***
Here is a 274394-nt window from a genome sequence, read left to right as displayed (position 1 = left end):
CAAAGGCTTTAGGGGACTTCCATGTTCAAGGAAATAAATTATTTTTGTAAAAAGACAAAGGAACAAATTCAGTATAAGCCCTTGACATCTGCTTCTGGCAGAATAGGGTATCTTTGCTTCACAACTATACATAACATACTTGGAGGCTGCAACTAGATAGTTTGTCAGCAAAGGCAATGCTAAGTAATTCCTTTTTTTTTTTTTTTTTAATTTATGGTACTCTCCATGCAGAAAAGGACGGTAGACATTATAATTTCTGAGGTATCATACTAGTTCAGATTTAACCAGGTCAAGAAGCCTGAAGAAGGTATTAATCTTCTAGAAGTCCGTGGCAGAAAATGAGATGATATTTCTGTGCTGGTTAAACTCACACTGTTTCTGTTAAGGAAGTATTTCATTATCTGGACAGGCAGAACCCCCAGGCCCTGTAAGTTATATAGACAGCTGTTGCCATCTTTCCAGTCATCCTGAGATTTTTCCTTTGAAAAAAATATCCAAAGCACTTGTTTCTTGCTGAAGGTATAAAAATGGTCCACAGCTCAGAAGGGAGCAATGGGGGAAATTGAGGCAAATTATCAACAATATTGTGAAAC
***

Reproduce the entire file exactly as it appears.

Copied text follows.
Here is a 274394-nt window from a genome sequence, read left to right as displayed (position 1 = left end):
CAAAGGCTTTAGGGGACTTCCATGTTCAAGGAAATAAATTATTTTTGTAAAAAGACAAAGGAACAAATTCAGTATAAGCCCTTGACATCTGCTTCTGGCAGAATAGGGTATCTTTGCTTCACAACTATACATAACATACTTGGAGGCTGCAACTAGATAGTTTGTCAGCAAAGGCAATGCTAAGTAATTCCTTTTTTTTTTTTTTTTTAATTTATGGTACTCTCCATGCAGAAAAGGACGGTAGACATTATAATTTCTGAGGTATCATACTAGTTCAGATTTAACCAGGTCAAGAAGCCTGAAGAAGGTATTAATCTTCTAGAAGTCCGTGGCAGAAAATGAGATGATATTTCTGTGCTGGTTAAACTCACACTGTTTCTGTTAAGGAAGTATTTCATTATCTGGACAGGCAGAACCCCCAGGCCCTGTAAGTTATATAGACAGCTGTTGCCATCTTTCCAGTCATCCTGAGATTTTTCCTTTGAAAAAAATATCCAAAGCACTTGTTTCTTGCTGAAGGTATAAAAATGGTCCACAGCTCAGAAGGGAGCAATGGGGGAAATTGAGGCAAATTATCAACAATATTGTGAAAC